Bob Durnell wrote:Well, SOME of us tried to tell everybody that the Grand Wayne expansion configuerd that way was going to cut the heart of the city in half, and we were ignored or told to shut up. Then we TRIED to tell the powers that be that Parkview Field and the new hotel were being built on the wrong side of the Grand Wayne Center, and once again we were ignored. The first planning consultant told the city the same thing, but it wasn't what the Richard administration wanted to hear, so they just hired another consultant that agreed with them to give them political cover for what they were going to do all along. I am also on record as saying the Harrison will be a white elephant and after five years will struggle to see 50% occupancy. That project was shoved down our throat so hard, that I fear we will ALL be choking on it for years to come.
Bob, forgive the delay in responding. I have made myself very familiar with the economic development scene since 2007, largely because of the idea for HWJ and Parkview Field itself. If you had told me when I graduated that I would become...obsessed with this at 27, I would have thought it crazy. But here I am, 27, and crazy. While I worked for the Ohio Central or was in college for much of the discussion about the Grand Wayne Center/The Harrison and North River, I still studied it relentlessly. To a great degree, it was because of Parkview Field that I decided that Fort Wayne could be capable of a project like HWJ, and thus I wanted to stay and see it (and a number of other things) happen.
There are many threads progressing in this city - quality of life, housing, workforce development, education, etc and the city won't evolve if one of these threads progresses alone. If the city were to stay stagnant say, circa 1995, then the Harrison and Anthony Wayne Condo project would definitely falter, but the idea is to support a growing demand among millennials and empty-nesters or just people that want to live downtown. Three Rivers apartments are at 95% capacity right now.
A variety of studies from organizations like the Knight Foundation show that people of all ages, primarily millennials, want a return to diverse urban cores and walkable neighborhoods and downtowns, which can only be achieved by having people live, work, and leisure within the core instead of the suburbs. This is an un-doing of the post-war sprawl. If this "return to form" doesn't occur, yes -- Harrison, AWB, and other projects will falter -- and that return to form is contingent on quality of life offerings, social activities, educational and workforce opportunities, etc.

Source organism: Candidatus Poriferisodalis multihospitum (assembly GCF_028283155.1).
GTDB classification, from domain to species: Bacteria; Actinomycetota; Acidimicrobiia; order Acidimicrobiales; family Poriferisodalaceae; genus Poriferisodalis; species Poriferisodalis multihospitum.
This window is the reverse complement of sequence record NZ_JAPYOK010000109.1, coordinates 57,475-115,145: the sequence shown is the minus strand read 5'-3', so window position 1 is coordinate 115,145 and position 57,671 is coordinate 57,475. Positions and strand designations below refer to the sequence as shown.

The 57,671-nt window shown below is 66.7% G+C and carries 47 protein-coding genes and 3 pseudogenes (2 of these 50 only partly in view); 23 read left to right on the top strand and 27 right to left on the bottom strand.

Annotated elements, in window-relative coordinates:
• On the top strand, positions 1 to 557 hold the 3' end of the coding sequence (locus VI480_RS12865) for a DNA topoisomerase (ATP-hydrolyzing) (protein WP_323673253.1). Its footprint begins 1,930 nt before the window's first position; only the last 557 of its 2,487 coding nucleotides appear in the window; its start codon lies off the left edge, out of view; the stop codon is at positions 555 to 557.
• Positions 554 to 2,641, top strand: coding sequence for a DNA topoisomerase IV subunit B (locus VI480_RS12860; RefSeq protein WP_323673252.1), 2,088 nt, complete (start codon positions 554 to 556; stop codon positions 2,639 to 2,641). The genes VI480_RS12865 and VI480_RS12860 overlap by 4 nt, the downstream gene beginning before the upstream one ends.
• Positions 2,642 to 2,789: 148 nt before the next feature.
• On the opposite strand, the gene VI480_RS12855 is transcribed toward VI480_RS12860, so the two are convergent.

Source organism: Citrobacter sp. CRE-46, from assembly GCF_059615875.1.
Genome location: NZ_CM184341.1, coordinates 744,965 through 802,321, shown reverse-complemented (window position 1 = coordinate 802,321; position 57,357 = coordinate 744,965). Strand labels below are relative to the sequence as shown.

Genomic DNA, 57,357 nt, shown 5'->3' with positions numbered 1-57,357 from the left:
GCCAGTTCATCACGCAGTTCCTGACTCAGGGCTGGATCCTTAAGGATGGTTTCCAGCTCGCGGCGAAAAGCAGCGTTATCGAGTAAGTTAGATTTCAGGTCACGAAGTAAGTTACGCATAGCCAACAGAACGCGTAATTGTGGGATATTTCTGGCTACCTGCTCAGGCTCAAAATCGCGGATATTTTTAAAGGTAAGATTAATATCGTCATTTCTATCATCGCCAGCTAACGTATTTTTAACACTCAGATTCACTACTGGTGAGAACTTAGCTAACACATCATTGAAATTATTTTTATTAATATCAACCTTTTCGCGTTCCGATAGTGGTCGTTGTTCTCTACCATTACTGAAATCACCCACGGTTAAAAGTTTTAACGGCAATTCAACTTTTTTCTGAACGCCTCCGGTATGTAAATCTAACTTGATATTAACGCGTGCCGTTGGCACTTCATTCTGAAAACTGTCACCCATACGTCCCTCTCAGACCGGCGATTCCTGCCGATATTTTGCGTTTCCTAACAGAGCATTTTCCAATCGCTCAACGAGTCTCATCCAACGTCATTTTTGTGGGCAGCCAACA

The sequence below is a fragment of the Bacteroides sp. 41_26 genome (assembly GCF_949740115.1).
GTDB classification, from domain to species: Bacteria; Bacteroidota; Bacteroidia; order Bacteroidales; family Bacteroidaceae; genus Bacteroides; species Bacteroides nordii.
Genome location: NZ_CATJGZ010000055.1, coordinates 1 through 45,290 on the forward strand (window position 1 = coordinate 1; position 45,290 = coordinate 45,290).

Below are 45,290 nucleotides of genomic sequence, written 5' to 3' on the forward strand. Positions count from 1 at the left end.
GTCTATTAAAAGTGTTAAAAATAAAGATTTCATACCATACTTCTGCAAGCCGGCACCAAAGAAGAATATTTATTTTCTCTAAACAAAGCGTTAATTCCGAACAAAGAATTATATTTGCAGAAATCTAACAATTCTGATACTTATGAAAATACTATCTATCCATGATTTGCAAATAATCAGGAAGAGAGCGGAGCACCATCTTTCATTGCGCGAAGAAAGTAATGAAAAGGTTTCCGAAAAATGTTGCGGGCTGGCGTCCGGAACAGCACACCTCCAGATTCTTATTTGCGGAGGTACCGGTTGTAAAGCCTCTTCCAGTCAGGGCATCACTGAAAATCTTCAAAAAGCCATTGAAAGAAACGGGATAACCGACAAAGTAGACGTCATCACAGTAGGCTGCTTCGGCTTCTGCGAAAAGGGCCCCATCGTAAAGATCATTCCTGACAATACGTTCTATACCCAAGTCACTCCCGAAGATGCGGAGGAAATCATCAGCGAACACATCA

The rising tide needs to raise all ships, but there need to be ships in the water to begin with. Politics aside, in this case the city took a great risk to set the table/set the tone for community development in the private sector. It's much like starting a business -- if I'm not willing to invest what I have as a business owner, why would any investor (citizen, corporate, private, wealthy, etc) want to invest either?
Even though I'm the son of a political cartoonist, I am not very political -- I'm an advocate for community, quality and sense of place, etc. I don't expect or desire that the city underwrite every effort to these ends, but the appetite for it has to exist for it to get anywhere.
I was looking through some planning redevelopment documents last night that highlighted the area between Fairfield and Harrison and the area around the Grand Wayne and Parkview Field. At one point the lots where Taco Bell and Rallys exist was going to be purchased and redeveloped (far too expensive right now, too many land leases...etc), which would have built up this corner.
After reviewing it, I think that the field on the other side of Jefferson would have effectively left a hole where the ballpark, the Embassy, and Baker Street station are. An urban core must have diversity and density. Now that Harrison Street will be the subject of redevelopment into an entertainment destination/venue, you've filled up your downtown from Baker to someday Superior and the riverfront, creating the density that expands from river to rail, which is part of why there are cold feet about North River -- its "too far away" when in reality it's a few blocks (no problem if you've ever lived in Chicago) -- but likewise, because of the focus on riverfront development, the idea is to build between these anchors and areas of "energy."